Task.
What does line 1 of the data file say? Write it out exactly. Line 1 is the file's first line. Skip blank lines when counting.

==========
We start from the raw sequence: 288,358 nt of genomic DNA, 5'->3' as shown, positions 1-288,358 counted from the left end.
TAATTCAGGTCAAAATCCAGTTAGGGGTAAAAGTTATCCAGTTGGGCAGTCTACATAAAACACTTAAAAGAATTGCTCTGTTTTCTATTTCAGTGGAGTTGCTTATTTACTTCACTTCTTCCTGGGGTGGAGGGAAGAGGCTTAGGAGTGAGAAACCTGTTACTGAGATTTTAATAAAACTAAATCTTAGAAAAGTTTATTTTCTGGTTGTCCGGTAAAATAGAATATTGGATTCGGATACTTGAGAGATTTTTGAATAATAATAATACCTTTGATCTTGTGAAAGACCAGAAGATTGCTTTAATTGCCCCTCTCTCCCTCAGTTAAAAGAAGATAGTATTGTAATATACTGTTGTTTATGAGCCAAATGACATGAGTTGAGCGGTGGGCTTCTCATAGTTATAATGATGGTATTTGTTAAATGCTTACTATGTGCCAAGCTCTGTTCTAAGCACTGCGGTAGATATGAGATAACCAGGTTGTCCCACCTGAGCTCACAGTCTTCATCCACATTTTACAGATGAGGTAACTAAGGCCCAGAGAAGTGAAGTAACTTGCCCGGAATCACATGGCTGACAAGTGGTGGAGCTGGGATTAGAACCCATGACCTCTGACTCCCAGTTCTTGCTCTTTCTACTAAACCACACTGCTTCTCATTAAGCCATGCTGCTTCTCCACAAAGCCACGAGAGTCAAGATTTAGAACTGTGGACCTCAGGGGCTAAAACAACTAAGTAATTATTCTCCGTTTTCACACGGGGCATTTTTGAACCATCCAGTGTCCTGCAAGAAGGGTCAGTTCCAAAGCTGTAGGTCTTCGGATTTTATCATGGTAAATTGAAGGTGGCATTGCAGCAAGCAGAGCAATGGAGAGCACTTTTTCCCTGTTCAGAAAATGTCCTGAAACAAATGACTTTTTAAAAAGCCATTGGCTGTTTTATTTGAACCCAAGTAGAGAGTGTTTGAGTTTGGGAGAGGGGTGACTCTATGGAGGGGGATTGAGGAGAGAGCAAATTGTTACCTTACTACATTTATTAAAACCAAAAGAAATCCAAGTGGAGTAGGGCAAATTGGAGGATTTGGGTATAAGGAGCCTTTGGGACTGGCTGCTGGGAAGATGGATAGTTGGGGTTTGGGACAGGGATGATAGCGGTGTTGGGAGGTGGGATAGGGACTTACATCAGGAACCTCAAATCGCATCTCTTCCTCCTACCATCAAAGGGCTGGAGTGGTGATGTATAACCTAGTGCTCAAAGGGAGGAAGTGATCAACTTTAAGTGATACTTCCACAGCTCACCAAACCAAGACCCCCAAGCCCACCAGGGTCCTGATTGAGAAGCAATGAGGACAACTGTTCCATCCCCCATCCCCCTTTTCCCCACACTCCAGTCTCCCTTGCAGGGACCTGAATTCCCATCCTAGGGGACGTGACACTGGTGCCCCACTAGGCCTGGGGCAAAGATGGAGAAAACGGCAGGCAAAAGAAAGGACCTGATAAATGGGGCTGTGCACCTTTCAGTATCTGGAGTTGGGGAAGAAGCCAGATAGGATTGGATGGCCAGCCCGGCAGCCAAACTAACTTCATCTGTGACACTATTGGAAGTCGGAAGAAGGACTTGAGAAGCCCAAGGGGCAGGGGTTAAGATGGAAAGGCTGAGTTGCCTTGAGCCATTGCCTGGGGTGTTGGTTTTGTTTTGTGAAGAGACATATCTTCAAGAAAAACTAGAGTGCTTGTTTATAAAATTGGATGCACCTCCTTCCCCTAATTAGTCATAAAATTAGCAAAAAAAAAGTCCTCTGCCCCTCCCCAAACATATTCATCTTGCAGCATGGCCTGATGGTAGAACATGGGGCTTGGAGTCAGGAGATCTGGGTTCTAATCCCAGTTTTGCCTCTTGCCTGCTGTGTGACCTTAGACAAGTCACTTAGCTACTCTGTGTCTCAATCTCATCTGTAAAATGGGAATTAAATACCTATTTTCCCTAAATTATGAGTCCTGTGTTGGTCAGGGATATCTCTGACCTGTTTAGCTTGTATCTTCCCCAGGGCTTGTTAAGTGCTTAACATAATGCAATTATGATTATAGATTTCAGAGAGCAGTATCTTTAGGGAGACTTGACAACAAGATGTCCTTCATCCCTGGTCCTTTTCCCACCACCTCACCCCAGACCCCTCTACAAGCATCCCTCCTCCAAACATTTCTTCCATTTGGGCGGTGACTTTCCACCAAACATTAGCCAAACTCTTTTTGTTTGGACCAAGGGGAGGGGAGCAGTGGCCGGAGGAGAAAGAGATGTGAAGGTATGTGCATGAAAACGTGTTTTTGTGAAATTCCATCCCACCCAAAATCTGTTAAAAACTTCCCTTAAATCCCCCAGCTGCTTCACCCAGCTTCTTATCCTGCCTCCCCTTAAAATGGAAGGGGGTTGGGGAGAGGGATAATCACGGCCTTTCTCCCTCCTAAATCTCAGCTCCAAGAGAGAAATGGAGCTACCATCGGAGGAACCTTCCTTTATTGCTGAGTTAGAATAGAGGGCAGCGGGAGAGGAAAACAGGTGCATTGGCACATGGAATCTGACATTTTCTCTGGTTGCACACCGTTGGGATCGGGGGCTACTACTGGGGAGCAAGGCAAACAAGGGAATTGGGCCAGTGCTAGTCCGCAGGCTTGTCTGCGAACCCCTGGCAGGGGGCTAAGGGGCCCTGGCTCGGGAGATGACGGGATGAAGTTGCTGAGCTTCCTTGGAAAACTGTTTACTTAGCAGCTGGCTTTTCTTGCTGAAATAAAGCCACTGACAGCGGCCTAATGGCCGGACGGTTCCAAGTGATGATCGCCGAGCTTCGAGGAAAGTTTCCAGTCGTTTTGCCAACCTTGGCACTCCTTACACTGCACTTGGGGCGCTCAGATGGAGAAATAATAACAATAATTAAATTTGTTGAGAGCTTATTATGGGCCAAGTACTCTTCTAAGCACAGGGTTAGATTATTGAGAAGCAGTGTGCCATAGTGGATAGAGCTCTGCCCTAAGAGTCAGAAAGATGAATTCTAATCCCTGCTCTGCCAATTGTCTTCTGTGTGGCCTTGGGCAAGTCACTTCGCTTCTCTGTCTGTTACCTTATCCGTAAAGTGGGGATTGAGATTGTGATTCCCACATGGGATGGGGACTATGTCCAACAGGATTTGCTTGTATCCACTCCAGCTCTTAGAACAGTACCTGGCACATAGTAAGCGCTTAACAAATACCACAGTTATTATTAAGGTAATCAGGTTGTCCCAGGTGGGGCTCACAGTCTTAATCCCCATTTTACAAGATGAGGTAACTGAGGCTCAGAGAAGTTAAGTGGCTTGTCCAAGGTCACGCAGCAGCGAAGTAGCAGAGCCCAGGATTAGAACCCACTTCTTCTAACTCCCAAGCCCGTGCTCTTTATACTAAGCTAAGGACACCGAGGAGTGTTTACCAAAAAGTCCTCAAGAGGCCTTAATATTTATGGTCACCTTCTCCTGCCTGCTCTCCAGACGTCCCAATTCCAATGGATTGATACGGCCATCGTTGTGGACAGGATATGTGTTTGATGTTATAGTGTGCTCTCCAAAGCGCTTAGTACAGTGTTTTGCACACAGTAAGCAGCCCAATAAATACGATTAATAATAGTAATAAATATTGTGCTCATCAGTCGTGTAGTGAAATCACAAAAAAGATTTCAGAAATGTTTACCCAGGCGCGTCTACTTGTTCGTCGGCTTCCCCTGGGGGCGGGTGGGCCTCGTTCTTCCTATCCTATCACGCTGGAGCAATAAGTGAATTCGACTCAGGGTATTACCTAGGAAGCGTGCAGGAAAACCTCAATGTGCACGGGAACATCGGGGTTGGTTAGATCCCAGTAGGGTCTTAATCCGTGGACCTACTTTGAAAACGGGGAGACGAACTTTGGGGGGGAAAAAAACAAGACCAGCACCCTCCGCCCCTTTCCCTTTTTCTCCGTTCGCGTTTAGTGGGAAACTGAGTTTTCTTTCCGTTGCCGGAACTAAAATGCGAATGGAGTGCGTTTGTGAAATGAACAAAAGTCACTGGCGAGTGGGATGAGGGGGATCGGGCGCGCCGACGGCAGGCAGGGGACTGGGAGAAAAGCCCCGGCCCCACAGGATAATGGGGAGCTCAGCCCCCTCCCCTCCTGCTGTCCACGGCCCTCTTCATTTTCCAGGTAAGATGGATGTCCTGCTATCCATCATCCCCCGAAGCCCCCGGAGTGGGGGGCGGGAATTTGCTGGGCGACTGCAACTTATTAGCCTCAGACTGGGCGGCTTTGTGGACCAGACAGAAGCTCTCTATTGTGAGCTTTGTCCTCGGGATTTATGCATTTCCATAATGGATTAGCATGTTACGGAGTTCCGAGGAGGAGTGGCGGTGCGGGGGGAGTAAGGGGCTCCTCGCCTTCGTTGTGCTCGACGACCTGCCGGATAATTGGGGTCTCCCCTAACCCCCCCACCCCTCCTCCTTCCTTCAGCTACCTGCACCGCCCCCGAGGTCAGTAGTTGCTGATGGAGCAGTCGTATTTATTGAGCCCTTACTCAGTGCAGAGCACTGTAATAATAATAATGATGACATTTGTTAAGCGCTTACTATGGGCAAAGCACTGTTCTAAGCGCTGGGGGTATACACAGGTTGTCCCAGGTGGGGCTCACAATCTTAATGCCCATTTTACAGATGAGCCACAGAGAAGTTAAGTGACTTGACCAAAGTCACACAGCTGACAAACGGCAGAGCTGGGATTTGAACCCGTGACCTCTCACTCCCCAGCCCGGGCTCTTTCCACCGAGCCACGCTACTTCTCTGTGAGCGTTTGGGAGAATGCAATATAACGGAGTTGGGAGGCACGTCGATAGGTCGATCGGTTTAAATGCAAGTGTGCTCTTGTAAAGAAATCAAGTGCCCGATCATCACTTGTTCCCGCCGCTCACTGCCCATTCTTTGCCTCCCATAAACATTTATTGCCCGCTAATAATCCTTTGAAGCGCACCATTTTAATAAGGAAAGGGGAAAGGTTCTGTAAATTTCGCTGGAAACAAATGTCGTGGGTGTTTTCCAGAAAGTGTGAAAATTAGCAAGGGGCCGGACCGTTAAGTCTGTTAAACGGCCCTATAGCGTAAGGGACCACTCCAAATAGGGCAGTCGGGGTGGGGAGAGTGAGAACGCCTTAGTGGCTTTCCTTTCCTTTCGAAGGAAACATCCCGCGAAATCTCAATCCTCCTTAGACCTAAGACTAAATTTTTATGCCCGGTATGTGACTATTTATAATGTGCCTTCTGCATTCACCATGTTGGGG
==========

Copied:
We start from the raw sequence: 288,358 nt of genomic DNA, 5'->3' as shown, positions 1-288,358 counted from the left end.